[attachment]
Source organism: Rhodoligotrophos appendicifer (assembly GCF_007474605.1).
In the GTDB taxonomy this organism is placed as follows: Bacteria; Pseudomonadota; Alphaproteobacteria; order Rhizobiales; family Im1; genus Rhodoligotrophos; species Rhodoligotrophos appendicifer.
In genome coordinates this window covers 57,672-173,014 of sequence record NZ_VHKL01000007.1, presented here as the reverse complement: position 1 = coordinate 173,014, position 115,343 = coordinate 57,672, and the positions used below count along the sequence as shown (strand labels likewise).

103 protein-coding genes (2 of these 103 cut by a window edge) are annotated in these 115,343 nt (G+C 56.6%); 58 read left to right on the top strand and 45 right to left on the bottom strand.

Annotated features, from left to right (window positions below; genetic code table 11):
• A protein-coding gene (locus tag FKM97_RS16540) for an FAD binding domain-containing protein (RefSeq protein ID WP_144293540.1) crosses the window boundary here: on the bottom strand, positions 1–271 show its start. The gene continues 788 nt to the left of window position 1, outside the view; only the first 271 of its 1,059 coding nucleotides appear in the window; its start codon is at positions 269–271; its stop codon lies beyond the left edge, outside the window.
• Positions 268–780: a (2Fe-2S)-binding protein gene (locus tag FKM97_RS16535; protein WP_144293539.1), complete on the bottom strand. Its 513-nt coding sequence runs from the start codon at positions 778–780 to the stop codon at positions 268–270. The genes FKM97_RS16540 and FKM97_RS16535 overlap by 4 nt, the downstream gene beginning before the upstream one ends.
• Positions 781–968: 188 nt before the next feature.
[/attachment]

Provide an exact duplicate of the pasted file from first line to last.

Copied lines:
Source organism: Rhodoligotrophos appendicifer (assembly GCF_007474605.1).
In the GTDB taxonomy this organism is placed as follows: Bacteria; Pseudomonadota; Alphaproteobacteria; order Rhizobiales; family Im1; genus Rhodoligotrophos; species Rhodoligotrophos appendicifer.
In genome coordinates this window covers 57,672-173,014 of sequence record NZ_VHKL01000007.1, presented here as the reverse complement: position 1 = coordinate 173,014, position 115,343 = coordinate 57,672, and the positions used below count along the sequence as shown (strand labels likewise).

103 protein-coding genes (2 of these 103 cut by a window edge) are annotated in these 115,343 nt (G+C 56.6%); 58 read left to right on the top strand and 45 right to left on the bottom strand.

Annotated features, from left to right (window positions below; genetic code table 11):
• A protein-coding gene (locus tag FKM97_RS16540) for an FAD binding domain-containing protein (RefSeq protein ID WP_144293540.1) crosses the window boundary here: on the bottom strand, positions 1–271 show its start. The gene continues 788 nt to the left of window position 1, outside the view; only the first 271 of its 1,059 coding nucleotides appear in the window; its start codon is at positions 269–271; its stop codon lies beyond the left edge, outside the window.
• Positions 268–780: a (2Fe-2S)-binding protein gene (locus tag FKM97_RS16535; protein WP_144293539.1), complete on the bottom strand. Its 513-nt coding sequence runs from the start codon at positions 778–780 to the stop codon at positions 268–270. The genes FKM97_RS16540 and FKM97_RS16535 overlap by 4 nt, the downstream gene beginning before the upstream one ends.
• Positions 781–968: 188 nt before the next feature.